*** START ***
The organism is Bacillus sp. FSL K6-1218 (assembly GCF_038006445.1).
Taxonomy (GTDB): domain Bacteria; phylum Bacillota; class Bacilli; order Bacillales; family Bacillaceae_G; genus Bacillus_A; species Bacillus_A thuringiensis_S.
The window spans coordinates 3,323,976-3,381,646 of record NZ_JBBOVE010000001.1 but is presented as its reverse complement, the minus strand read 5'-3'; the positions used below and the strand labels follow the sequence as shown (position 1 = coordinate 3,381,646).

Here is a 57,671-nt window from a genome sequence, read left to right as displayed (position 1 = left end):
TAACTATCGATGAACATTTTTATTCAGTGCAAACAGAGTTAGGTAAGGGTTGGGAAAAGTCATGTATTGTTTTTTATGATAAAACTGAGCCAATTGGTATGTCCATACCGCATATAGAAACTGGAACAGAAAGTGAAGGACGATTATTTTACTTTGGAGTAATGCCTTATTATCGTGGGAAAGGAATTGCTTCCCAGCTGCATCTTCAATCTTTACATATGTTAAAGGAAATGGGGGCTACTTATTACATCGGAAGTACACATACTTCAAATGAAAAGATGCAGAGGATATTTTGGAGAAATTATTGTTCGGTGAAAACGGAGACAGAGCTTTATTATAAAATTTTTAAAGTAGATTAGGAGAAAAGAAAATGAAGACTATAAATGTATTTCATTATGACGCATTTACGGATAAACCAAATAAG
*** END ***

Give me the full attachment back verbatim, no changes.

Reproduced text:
The organism is Bacillus sp. FSL K6-1218 (assembly GCF_038006445.1).
Taxonomy (GTDB): domain Bacteria; phylum Bacillota; class Bacilli; order Bacillales; family Bacillaceae_G; genus Bacillus_A; species Bacillus_A thuringiensis_S.
The window spans coordinates 3,323,976-3,381,646 of record NZ_JBBOVE010000001.1 but is presented as its reverse complement, the minus strand read 5'-3'; the positions used below and the strand labels follow the sequence as shown (position 1 = coordinate 3,381,646).

Here is a 57,671-nt window from a genome sequence, read left to right as displayed (position 1 = left end):
TAACTATCGATGAACATTTTTATTCAGTGCAAACAGAGTTAGGTAAGGGTTGGGAAAAGTCATGTATTGTTTTTTATGATAAAACTGAGCCAATTGGTATGTCCATACCGCATATAGAAACTGGAACAGAAAGTGAAGGACGATTATTTTACTTTGGAGTAATGCCTTATTATCGTGGGAAAGGAATTGCTTCCCAGCTGCATCTTCAATCTTTACATATGTTAAAGGAAATGGGGGCTACTTATTACATCGGAAGTACACATACTTCAAATGAAAAGATGCAGAGGATATTTTGGAGAAATTATTGTTCGGTGAAAACGGAGACAGAGCTTTATTATAAAATTTTTAAAGTAGATTAGGAGAAAAGAAAATGAAGACTATAAATGTATTTCATTATGACGCATTTACGGATAAACCAAATAAG